David Royko Psy.D
Sunday, August 21, 1994
OH, THAT'S BLUEGRASS
This Haunting Sound is Entering a New Golden Age
By David Duckman [David Royko]
Special to the Tribune
After 50 years of existence, bluegrass music is still a relative stranger in its own land
Mention jazz, another American creation, to almost anyone, and they will have some idea of what the music sounds like. But the word "bluegrass" will more often elicit a blank stare, at least until very recently.
With country and rock megastars singing its praises, major record labels beginning to reissue treasures from the past, and the music's first feature-length documentary now available on videocassette, bluegrass is getting a type of attention it has only occasionally received in the past. What makes this acclaim so noteworthy is that this time, it is for the right reasons.The last time bluegrass got this kind of exposure, it was through the movie "Deliverance," and the single from that movie, "Dueling Banjos." Ten years earlier, it was "The Beverly Hillbillies" and "The Ballad of Jed Clampett." While those events brought the music to plenty of people, for every new fan recruited, there were probably 10 more who walked away with the idea that anyone who played this music was a toothless cretin who was related to a variety of his family members in a variety of ways.
These days, bluegrass appears to be entering a golden age of appreciation for the sophisticated yet straightforward art form it has always been. One major step toward this new-found respectability comes with the video release of filmmaker Rachel Liebling's powerful 1992 documentary, "High Lonesome: The Story of Bluegrass Music." In her film, Liebling, 32, chronicles the birth and maturation of bluegrass through interviews with still-living legends, concert clips and the ingenious use of vintage archival film footage depicting the rural mountain life common to the music's founding fathers. What comes across beautifully is that the music's creators are intelligent, articulate and passionate artists.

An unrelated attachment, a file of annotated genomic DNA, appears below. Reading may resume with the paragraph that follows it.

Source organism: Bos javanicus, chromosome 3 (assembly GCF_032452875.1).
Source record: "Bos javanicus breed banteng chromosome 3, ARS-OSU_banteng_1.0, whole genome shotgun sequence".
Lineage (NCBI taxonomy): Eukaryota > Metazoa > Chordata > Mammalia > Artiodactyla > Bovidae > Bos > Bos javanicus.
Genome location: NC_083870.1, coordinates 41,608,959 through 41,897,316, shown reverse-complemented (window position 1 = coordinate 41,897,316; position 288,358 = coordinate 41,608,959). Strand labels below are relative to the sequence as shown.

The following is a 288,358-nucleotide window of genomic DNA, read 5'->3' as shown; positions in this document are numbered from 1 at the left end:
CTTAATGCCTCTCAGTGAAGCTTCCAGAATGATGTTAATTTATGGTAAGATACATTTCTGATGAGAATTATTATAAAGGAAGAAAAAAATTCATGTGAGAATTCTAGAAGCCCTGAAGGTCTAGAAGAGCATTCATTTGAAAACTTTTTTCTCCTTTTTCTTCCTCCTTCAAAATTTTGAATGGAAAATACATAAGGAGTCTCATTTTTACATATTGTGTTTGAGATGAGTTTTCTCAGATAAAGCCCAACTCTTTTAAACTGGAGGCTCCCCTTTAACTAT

"I grew up watching `The Beverly Hillbillies,' " says Liebling, "and that stereotype I found so shallow, and so deceptive." Those stereotypes also contrasted sharply with her own reaction to hearing Bill Monroe for the first time.
"I was in a club to hear Monroe and the Bluegrass Boys, and I was in the balcony looking down over the band," says Liebling. "All I could see were their cowboy hats, their instruments and the tips of their shoes. And then they started to play, and then sing, and that gospel harmony rose up to the rafters, and I was completely mesmerized by the sound. So I went downstairs to get a better view of what was going on, and I was completely captivated by Monroe's performance. It was obvious that so much of his own life experience was going into his music." It was that moment that led to "High Lonesome."
"I felt that if other people of my generation were able to see it and hear it the way that I had, that it would reach them the same way," Liebling says. What she found in the process of making the film was a music rich in history. It is music born in rural Kentucky and Appalachia, with roots in the British Isles.